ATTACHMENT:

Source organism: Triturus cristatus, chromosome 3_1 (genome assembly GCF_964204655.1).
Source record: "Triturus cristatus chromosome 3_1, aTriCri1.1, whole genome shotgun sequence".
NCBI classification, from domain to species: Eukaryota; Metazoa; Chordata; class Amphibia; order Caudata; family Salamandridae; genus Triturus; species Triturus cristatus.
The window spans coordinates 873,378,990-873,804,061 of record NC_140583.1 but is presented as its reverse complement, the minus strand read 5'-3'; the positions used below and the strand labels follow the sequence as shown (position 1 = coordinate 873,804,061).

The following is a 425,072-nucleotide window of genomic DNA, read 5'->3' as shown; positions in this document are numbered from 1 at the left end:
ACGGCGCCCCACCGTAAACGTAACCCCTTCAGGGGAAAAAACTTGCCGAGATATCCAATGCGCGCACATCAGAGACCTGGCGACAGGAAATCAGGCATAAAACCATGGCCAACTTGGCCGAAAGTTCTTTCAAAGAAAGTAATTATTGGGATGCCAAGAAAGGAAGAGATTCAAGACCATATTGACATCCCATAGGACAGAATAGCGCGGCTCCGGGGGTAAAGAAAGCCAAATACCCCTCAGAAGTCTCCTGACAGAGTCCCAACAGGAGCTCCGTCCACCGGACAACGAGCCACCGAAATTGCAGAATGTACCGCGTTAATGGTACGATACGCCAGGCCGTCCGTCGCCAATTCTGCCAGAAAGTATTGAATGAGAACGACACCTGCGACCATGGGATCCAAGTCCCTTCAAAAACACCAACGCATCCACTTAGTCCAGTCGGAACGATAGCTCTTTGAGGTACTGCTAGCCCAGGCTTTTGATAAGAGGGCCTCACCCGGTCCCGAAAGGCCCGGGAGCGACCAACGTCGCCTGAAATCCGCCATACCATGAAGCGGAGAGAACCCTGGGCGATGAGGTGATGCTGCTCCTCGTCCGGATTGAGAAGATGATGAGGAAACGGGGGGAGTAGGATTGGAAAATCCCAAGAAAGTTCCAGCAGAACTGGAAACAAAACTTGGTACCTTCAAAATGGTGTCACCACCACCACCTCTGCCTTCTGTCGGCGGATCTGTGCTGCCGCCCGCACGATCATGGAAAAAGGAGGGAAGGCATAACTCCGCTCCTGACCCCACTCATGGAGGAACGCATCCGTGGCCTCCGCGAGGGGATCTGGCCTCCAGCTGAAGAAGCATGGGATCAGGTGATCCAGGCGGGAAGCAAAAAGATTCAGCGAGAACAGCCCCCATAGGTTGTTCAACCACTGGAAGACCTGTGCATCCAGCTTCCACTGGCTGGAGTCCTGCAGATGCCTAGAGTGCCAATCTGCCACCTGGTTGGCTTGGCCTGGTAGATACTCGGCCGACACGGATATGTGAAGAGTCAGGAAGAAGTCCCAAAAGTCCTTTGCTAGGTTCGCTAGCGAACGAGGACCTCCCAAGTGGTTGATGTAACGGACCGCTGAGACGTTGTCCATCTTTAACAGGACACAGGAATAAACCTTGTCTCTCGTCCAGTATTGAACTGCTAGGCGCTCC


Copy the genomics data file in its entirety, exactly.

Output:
Source organism: Triturus cristatus, chromosome 3_1 (genome assembly GCF_964204655.1).
Source record: "Triturus cristatus chromosome 3_1, aTriCri1.1, whole genome shotgun sequence".
NCBI classification, from domain to species: Eukaryota; Metazoa; Chordata; class Amphibia; order Caudata; family Salamandridae; genus Triturus; species Triturus cristatus.
The window spans coordinates 873,378,990-873,804,061 of record NC_140583.1 but is presented as its reverse complement, the minus strand read 5'-3'; the positions used below and the strand labels follow the sequence as shown (position 1 = coordinate 873,804,061).

The following is a 425,072-nucleotide window of genomic DNA, read 5'->3' as shown; positions in this document are numbered from 1 at the left end:
ACGGCGCCCCACCGTAAACGTAACCCCTTCAGGGGAAAAAACTTGCCGAGATATCCAATGCGCGCACATCAGAGACCTGGCGACAGGAAATCAGGCATAAAACCATGGCCAACTTGGCCGAAAGTTCTTTCAAAGAAAGTAATTATTGGGATGCCAAGAAAGGAAGAGATTCAAGACCATATTGACATCCCATAGGACAGAATAGCGCGGCTCCGGGGGTAAAGAAAGCCAAATACCCCTCAGAAGTCTCCTGACAGAGTCCCAACAGGAGCTCCGTCCACCGGACAACGAGCCACCGAAATTGCAGAATGTACCGCGTTAATGGTACGATACGCCAGGCCGTCCGTCGCCAATTCTGCCAGAAAGTATTGAATGAGAACGACACCTGCGACCATGGGATCCAAGTCCCTTCAAAAACACCAACGCATCCACTTAGTCCAGTCGGAACGATAGCTCTTTGAGGTACTGCTAGCCCAGGCTTTTGATAAGAGGGCCTCACCCGGTCCCGAAAGGCCCGGGAGCGACCAACGTCGCCTGAAATCCGCCATACCATGAAGCGGAGAGAACCCTGGGCGATGAGGTGATGCTGCTCCTCGTCCGGATTGAGAAGATGATGAGGAAACGGGGGGAGTAGGATTGGAAAATCCCAAGAAAGTTCCAGCAGAACTGGAAACAAAACTTGGTACCTTCAAAATGGTGTCACCACCACCACCTCTGCCTTCTGTCGGCGGATCTGTGCTGCCGCCCGCACGATCATGGAAAAAGGAGGGAAGGCATAACTCCGCTCCTGACCCCACTCATGGAGGAACGCATCCGTGGCCTCCGCGAGGGGATCTGGCCTCCAGCTGAAGAAGCATGGGATCAGGTGATCCAGGCGGGAAGCAAAAAGATTCAGCGAGAACAGCCCCCATAGGTTGTTCAACCACTGGAAGACCTGTGCATCCAGCTTCCACTGGCTGGAGTCCTGCAGATGCCTAGAGTGCCAATCTGCCACCTGGTTGGCTTGGCCTGGTAGATACTCGGCCGACACGGATATGTGAAGAGTCAGGAAGAAGTCCCAAAAGTCCTTTGCTAGGTTCGCTAGCGAACGAGGACCTCCCAAGTGGTTGATGTAACGGACCGCTGAGACGTTGTCCATCTTTAACAGGACACAGGAATAAACCTTGTCTCTCGTCCAGTATTGAACTGCTAGGCGCTCC